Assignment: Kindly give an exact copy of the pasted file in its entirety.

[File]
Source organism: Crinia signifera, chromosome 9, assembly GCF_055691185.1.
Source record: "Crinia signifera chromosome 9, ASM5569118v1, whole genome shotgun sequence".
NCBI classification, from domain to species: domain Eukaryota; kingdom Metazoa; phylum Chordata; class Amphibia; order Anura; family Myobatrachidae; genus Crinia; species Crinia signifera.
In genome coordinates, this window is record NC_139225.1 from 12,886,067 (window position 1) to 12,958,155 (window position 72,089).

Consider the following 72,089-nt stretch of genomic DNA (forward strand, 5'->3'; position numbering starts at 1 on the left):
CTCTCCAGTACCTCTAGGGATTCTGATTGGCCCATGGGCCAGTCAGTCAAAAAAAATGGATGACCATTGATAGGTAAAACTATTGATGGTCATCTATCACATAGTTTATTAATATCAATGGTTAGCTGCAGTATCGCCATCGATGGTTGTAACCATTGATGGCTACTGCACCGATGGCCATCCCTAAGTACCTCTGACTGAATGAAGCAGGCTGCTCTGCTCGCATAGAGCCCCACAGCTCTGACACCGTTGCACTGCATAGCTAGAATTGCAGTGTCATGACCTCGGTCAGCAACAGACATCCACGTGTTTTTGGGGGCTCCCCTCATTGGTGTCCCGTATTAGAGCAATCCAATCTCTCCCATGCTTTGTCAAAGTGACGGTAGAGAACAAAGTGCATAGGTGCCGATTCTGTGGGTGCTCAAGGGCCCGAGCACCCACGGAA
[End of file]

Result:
Source organism: Crinia signifera, chromosome 9, assembly GCF_055691185.1.
Source record: "Crinia signifera chromosome 9, ASM5569118v1, whole genome shotgun sequence".
NCBI classification, from domain to species: domain Eukaryota; kingdom Metazoa; phylum Chordata; class Amphibia; order Anura; family Myobatrachidae; genus Crinia; species Crinia signifera.
In genome coordinates, this window is record NC_139225.1 from 12,886,067 (window position 1) to 12,958,155 (window position 72,089).

Consider the following 72,089-nt stretch of genomic DNA (forward strand, 5'->3'; position numbering starts at 1 on the left):
CTCTCCAGTACCTCTAGGGATTCTGATTGGCCCATGGGCCAGTCAGTCAAAAAAAATGGATGACCATTGATAGGTAAAACTATTGATGGTCATCTATCACATAGTTTATTAATATCAATGGTTAGCTGCAGTATCGCCATCGATGGTTGTAACCATTGATGGCTACTGCACCGATGGCCATCCCTAAGTACCTCTGACTGAATGAAGCAGGCTGCTCTGCTCGCATAGAGCCCCACAGCTCTGACACCGTTGCACTGCATAGCTAGAATTGCAGTGTCATGACCTCGGTCAGCAACAGACATCCACGTGTTTTTGGGGGCTCCCCTCATTGGTGTCCCGTATTAGAGCAATCCAATCTCTCCCATGCTTTGTCAAAGTGACGGTAGAGAACAAAGTGCATAGGTGCCGATTCTGTGGGTGCTCAAGGGCCCGAGCACCCACGGAA